At first, it’s a good idea to spend some time simply listening to the language without trying to follow the subtitles or make sense of the scene; just get a feel for the language: its tone, harmony, and flow.
When you’re ready, use the subtitles to follow what’s happening; you could alternate having the subtitles on and off. Don’t worry or panic if you can’t understand much of what’s happening at first; just try to get a gist of the dialogue and actions, and replay any scenes you wish, and however many times you need to if this would help.
As you become more proficient and more confident and comfortable with the new language, you may find it helpful to switch the subtitles to French and, eventually, to turn them off altogether. Some people find that having a notebook and pen to hand while watching is really useful, to jot down any new words or phrases to check the meanings later. This is also a good way to help you remember new vocab or to detail any conversational tidbits that take your fancy!
Fabulous French Cinema
Many people point to French cinema as being one of the best in the world. There are many reasons for this, not least of which is the beautiful locations used in many French films: it’s not just Paris, either, the country offers sublime Alpine backdrops, the stunning vistas of the French Riviera, and miles of gorgeous coastline to mention just a few!
The cult stars of French cinema have helped elevate it to prominence, too: the likes of Catherine Deneuve, Juliette Binoche, and Marion Cotillard have all lit up the big screen in France, delighting audiences and critics alike.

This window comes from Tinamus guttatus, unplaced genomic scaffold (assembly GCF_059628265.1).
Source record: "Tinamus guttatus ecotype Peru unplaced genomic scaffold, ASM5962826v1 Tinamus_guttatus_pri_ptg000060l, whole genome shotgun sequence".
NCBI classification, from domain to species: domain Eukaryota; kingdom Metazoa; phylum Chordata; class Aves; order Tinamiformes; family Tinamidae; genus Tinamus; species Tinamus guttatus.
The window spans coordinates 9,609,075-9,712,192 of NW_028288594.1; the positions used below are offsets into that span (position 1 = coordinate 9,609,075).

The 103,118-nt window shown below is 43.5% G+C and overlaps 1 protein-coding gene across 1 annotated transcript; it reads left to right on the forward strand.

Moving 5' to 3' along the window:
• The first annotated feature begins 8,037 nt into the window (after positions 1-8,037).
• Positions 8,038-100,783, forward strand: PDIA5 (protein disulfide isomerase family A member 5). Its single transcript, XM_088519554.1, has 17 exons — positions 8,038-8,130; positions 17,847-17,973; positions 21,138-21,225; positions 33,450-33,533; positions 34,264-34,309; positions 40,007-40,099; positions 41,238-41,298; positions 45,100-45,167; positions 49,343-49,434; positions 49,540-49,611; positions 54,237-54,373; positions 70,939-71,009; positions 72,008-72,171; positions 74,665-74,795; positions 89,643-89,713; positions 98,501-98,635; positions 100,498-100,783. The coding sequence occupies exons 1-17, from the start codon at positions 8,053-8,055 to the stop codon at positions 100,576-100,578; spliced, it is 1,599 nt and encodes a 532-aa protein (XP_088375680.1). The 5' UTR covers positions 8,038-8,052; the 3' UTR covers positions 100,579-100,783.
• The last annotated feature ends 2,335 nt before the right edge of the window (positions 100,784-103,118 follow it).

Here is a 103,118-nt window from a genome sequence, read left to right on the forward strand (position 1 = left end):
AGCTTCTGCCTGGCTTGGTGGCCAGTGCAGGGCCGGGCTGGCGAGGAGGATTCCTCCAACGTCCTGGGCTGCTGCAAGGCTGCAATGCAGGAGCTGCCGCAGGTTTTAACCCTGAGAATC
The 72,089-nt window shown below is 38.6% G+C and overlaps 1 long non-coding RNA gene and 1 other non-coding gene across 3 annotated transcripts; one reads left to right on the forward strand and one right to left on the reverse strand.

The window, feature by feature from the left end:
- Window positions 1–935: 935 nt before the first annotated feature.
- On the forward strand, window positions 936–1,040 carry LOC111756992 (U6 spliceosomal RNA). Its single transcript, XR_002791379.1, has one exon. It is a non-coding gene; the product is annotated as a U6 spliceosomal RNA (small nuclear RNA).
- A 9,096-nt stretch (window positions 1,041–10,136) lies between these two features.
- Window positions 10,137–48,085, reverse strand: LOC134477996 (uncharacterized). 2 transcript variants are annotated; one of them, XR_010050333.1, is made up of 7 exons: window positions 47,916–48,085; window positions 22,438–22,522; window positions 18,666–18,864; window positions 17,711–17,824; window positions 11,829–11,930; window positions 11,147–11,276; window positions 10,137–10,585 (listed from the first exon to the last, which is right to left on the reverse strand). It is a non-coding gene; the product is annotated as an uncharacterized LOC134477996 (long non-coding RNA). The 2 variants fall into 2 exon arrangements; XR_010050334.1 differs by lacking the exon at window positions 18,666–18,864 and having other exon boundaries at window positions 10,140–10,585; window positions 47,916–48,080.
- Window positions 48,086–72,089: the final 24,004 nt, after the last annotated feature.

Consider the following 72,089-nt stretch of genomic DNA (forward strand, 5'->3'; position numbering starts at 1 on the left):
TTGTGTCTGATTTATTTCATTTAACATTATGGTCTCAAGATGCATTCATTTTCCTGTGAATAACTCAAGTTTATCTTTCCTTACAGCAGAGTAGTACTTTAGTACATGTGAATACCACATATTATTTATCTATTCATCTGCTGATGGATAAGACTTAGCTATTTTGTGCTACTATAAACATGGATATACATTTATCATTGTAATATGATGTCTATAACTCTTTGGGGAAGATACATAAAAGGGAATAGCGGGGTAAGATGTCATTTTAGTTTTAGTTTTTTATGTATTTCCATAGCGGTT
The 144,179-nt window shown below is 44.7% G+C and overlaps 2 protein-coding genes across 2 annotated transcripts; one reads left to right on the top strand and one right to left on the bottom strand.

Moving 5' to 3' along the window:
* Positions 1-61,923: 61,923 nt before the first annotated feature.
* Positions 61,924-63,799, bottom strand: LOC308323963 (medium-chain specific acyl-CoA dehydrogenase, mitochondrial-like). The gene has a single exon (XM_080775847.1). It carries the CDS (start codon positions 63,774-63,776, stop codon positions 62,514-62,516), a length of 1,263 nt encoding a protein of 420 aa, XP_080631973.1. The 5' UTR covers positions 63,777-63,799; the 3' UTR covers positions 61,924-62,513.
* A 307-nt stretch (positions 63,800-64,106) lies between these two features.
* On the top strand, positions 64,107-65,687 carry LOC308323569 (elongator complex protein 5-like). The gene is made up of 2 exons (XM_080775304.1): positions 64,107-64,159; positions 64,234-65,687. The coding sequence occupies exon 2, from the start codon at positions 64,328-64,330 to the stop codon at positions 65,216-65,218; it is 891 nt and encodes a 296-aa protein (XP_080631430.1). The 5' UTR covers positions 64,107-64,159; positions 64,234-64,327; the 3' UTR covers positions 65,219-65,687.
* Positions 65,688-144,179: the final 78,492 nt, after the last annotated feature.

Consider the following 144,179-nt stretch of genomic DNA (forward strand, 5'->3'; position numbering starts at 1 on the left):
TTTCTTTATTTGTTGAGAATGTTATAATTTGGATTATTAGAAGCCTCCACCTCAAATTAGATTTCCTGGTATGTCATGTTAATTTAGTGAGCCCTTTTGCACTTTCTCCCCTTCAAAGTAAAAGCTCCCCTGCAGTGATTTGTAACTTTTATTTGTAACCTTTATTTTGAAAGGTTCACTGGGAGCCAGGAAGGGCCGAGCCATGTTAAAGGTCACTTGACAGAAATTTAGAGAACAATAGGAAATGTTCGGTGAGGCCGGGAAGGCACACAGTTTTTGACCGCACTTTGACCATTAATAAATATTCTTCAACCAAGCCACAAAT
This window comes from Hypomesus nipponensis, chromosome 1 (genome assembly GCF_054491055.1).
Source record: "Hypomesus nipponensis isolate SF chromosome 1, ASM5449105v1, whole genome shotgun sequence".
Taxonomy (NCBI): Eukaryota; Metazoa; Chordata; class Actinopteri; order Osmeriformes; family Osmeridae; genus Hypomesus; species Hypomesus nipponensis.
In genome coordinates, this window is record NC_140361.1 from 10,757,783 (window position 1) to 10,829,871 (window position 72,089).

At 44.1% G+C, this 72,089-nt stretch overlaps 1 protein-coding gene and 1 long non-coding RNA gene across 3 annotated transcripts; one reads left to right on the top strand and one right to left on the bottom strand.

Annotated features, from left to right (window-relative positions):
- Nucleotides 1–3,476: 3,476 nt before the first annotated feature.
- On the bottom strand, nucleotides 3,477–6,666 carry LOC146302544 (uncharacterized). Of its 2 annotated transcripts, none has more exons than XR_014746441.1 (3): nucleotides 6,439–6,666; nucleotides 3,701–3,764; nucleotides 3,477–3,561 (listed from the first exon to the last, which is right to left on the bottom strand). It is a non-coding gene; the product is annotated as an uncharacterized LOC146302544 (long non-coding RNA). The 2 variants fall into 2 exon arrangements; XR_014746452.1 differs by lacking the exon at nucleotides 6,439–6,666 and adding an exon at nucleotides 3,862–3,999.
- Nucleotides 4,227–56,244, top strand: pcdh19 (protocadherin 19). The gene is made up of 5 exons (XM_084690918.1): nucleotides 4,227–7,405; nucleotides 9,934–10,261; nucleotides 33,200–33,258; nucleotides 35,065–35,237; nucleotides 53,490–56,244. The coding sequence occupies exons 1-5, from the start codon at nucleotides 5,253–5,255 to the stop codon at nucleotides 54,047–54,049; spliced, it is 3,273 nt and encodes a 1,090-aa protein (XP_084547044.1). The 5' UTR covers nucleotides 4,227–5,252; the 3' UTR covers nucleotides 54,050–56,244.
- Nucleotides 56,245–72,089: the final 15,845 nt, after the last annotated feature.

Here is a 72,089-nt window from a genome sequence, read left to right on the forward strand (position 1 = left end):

French cinema also offers an often unique, quirky aesthetic, making it immediately recognizable worldwide, and it has a reputation for innovative filmmaking and artistry. So, to conclude, learning the language by watching French movies is a wonderful way to immerse yourself both with the words and phrases of the country and its exceptional cinema.
The Benefits Of Learning French
Learning French is a fantastic idea for many reasons, and offers lots of benefits some of which may surprise you! If you want to learn to improve your career prospects, then this is a good call: with businesses increasingly operating on a global stage, having another language string to your bow will always be an impressive thing to have on your resume.
Perhaps you’re planning on traveling to a French speaking-country; knowing the local language will enhance your experiences exponentially, allowing you to navigate every element of your travel, such as getting about and accommodation, more smoothly. You’ll find yourself better able to immerse yourself in the culture, too, and have the opportunity to make new friendships and connections and find sights that are off the standard tourist trail.
Finally, learning a new language has been proven to promote good brain health scientific studies have shown a consistent link between bilingualism and a slowing of age-related cognitive degeneration. Plus, once you’ve learned one new language, learning another is relatively easy, so picking up French could be just the beginning of your language journey!